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ROME — When Italy’s new right-wing coalition government was sworn in last month, Prime Minister Giorgia Meloni vowed to continue her country’s staunch support and military assistance for Ukraine.
Her stance hasn’t changed but as Europe braces for its first winter without Russian gas supplies, and thermostats are turned down with households struggling to pay rising utility rates, there is concern that Italians are getting tired of the war, of sending ever-larger quantities of weapons to Ukraine, and would like Ukraine and Russia to settle their differences at the negotiation table rather than the battlefield.
Ukraine says it intends to keep fighting till it wins back all the territory Russia has seized since 2014.
Italian support remains critical to European and NATO support for Ukraine, and any wavering from Europe’s third-largest economy could cause fractures in the consensus on helping Ukraine through this conflict, as the continent heads into a trying and difficult winter.
“Italy is by large, it’s the most skeptical country in Europe in supporting Ukraine on a military basis,” says Stefano Feltri, editor of the daily newspaper Domani. “We are open to Ukrainian migrants and refugees but the military option is very unpopular.” He says that’s true across the political spectrum, “from left and right.”
Italy has taken in more than 171,000 Ukrainians since the Russian invasion this year, according to United Nations figures.
Polls show fewer than 40% of Italians approve of their country supplying weapons to Ukraine, a lower rate than other European Union countries surveyed.
Many Italian businesses, meanwhile, are teetering on the edge of bankruptcy, and closure, due to rising energy costs and interest rates. And inflation is at an eye-popping 11.9%.
Nomisma, a research institute, reports that 62% of Italian households currently live on less than $2,000 a month — and many blame the war in Ukraine for their economic woes.
Italian author and journalist Michele Santoro has been one of the most outspoken critics of military aid to Ukraine. “The poorest and weakest here in Italy are paying for this war, those unable to defend themselves,” he said on a popular TV talk show last week. “The issue,” he added, “is no longer whether to provide military aid to Ukraine. It’s now Europe’s No. 1 priority to end this war.”
Italians want the war to end
This past weekend in Rome, an estimated 100,000 people marched in the biggest peace rally since the war started. The demonstration was organized by trade unions, numerous Catholic associations and peace groups.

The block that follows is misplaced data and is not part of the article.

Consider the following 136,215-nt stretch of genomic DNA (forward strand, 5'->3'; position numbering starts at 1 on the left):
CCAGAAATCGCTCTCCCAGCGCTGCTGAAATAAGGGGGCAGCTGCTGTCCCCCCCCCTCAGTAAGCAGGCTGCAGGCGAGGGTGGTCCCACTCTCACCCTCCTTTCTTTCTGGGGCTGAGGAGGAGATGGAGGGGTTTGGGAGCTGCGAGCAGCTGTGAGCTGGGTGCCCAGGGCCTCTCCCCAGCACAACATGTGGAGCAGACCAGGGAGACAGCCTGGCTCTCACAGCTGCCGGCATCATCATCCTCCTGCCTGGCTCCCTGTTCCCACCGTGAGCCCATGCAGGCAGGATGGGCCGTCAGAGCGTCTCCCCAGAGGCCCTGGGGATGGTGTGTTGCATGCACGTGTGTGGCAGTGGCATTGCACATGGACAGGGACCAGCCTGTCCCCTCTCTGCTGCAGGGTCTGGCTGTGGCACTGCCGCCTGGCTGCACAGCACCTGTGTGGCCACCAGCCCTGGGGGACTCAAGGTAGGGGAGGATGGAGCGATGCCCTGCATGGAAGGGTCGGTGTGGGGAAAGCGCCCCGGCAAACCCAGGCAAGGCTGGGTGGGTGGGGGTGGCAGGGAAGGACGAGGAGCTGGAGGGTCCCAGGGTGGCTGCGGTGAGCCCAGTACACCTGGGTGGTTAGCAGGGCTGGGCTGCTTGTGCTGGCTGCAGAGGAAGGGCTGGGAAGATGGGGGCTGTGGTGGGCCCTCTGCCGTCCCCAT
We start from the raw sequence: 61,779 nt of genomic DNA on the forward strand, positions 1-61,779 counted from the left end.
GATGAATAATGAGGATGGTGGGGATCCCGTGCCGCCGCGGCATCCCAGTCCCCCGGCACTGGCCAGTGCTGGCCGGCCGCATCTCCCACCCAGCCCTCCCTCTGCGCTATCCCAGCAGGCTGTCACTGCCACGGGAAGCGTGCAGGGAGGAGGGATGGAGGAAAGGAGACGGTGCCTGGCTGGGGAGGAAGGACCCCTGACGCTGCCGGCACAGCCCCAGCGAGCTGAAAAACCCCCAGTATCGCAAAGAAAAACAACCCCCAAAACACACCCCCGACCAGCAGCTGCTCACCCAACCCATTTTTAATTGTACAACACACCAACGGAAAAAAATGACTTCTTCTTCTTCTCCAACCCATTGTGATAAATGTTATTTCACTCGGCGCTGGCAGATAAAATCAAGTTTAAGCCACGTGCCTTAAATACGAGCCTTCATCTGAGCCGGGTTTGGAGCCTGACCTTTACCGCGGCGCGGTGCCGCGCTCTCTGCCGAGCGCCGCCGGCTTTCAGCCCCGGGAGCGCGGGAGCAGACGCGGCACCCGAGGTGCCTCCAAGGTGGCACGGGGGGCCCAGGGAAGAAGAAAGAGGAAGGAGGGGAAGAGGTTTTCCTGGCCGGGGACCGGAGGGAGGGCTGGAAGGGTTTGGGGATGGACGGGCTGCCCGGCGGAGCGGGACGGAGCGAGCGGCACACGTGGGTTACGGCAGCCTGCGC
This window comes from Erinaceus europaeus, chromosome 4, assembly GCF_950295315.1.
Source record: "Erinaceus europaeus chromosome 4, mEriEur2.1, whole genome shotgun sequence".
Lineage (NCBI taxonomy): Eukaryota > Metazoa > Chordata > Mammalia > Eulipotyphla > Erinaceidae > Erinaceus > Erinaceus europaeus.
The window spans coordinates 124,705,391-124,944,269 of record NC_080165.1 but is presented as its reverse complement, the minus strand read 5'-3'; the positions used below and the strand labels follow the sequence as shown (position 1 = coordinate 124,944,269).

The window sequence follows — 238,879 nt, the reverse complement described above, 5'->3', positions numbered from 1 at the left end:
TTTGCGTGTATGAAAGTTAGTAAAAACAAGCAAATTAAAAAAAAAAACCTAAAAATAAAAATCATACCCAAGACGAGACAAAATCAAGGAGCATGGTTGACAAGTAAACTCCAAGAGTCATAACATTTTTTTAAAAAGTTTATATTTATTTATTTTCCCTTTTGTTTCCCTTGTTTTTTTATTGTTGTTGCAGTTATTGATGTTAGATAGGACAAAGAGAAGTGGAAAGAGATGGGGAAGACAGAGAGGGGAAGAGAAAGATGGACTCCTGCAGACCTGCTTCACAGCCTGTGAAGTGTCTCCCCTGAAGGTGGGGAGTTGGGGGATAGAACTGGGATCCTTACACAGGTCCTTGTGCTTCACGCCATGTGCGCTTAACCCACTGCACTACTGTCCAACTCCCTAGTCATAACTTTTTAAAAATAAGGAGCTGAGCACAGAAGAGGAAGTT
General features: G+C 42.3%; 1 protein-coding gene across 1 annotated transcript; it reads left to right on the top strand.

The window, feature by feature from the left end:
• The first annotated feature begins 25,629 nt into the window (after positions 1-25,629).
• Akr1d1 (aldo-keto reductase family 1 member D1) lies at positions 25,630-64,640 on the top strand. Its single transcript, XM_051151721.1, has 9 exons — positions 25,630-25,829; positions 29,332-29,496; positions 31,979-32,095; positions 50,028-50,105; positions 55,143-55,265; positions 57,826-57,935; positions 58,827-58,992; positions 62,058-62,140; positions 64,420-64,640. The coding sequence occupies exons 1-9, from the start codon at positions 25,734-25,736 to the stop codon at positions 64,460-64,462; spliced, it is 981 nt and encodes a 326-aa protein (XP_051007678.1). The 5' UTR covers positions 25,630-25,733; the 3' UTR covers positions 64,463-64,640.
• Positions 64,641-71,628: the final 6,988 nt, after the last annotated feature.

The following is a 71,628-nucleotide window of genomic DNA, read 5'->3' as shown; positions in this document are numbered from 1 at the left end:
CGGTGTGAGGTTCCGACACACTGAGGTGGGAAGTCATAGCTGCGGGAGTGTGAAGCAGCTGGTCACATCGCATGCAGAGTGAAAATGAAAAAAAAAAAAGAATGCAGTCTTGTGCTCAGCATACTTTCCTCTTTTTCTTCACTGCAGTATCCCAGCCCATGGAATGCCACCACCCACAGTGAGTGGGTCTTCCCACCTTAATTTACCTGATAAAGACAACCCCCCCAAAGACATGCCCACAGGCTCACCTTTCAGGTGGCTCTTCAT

Banners carried the words “peace,” “no to war” and “stop sending weapons.” Many protesters said sending weapons to Ukraine further fuels the conflict.
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Stefania Vaziolo came all the way from Venice to proclaim her opposition to assisting Ukraine.
“Europe is very weak now, and subject to American authority,” said Vaziolo, who is convinced the United States has a vested interest in prolonging the war in Ukraine.
Another peace marcher, Pietro Vergano, offers his family’s history during World War II as reason for why he is opposed to all wars. Born in Sicily, he says his mother was left homeless when the U.S. bombed Palermo in 1943, and a father who was a soldier in the Italian army before he was deported to Germany by the Nazis.
He also believes the only winners are global oil and gas giants. “They’re getting richer and richer and they’re destroying European and Italian economies,” Vergano says. The sanctions on Russia, he adds, “are very harmful to us, the cost of living is rising, businesses are shutting down because they can’t handle energy prices.”
The majority of marchers who spoke to NPR acknowledged that Russia started the war, but said it’s high time for peace talks. Yet most were vague on exactly how the warring parties can be brought to the negotiating table.
Also among the demonstrators, Laura Boldrini, a member of parliament with the left-of-center Democratic Party, says, “We have to get a cease-fire.” She wants “an international conference with all the world leaders to impose peace” and pressure Russian President Vladimir Putin so that he has no choice.
A government under pressure
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But some analysts are beginning to wonder.
“I think I have doubts that her pro-Ukrainian stance can be consistently maintained in the future,” says Federico Fubini, editorialist at Corriere della Sera newspaper.
He believes Meloni faces opposition from within her own ranks.
“To say it bluntly, she’s a populist and she perceives that large parts of the Italian public opinion,” he says, “especially among, you know, center-right and rightist voters, are not so much for sanctions and not so much for Ukraine.”